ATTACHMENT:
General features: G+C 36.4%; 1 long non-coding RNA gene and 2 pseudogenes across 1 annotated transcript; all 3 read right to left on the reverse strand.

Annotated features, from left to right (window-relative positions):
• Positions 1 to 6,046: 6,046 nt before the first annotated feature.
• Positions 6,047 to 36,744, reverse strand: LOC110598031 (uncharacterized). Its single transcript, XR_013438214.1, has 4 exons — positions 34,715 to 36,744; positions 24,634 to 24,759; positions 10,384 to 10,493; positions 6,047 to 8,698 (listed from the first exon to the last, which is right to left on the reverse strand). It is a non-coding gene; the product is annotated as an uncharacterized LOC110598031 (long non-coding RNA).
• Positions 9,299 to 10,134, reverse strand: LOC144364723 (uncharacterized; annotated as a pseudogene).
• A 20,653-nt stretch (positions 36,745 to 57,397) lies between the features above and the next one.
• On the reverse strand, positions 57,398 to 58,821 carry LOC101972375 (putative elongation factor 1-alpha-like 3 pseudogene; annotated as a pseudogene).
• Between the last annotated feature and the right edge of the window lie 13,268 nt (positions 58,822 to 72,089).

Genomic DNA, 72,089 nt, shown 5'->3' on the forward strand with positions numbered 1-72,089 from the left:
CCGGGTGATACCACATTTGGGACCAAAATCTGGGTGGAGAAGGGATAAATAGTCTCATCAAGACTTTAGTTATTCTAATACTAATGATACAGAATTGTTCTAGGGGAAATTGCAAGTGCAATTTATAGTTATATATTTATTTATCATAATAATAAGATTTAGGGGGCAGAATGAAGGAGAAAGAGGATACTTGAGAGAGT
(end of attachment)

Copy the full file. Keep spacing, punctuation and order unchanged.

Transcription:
General features: G+C 36.4%; 1 long non-coding RNA gene and 2 pseudogenes across 1 annotated transcript; all 3 read right to left on the reverse strand.

Annotated features, from left to right (window-relative positions):
• Positions 1 to 6,046: 6,046 nt before the first annotated feature.
• Positions 6,047 to 36,744, reverse strand: LOC110598031 (uncharacterized). Its single transcript, XR_013438214.1, has 4 exons — positions 34,715 to 36,744; positions 24,634 to 24,759; positions 10,384 to 10,493; positions 6,047 to 8,698 (listed from the first exon to the last, which is right to left on the reverse strand). It is a non-coding gene; the product is annotated as an uncharacterized LOC110598031 (long non-coding RNA).
• Positions 9,299 to 10,134, reverse strand: LOC144364723 (uncharacterized; annotated as a pseudogene).
• A 20,653-nt stretch (positions 36,745 to 57,397) lies between the features above and the next one.
• On the reverse strand, positions 57,398 to 58,821 carry LOC101972375 (putative elongation factor 1-alpha-like 3 pseudogene; annotated as a pseudogene).
• Between the last annotated feature and the right edge of the window lie 13,268 nt (positions 58,822 to 72,089).

Genomic DNA, 72,089 nt, shown 5'->3' on the forward strand with positions numbered 1-72,089 from the left:
CCGGGTGATACCACATTTGGGACCAAAATCTGGGTGGAGAAGGGATAAATAGTCTCATCAAGACTTTAGTTATTCTAATACTAATGATACAGAATTGTTCTAGGGGAAATTGCAAGTGCAATTTATAGTTATATATTTATTTATCATAATAATAAGATTTAGGGGGCAGAATGAAGGAGAAAGAGGATACTTGAGAGAGT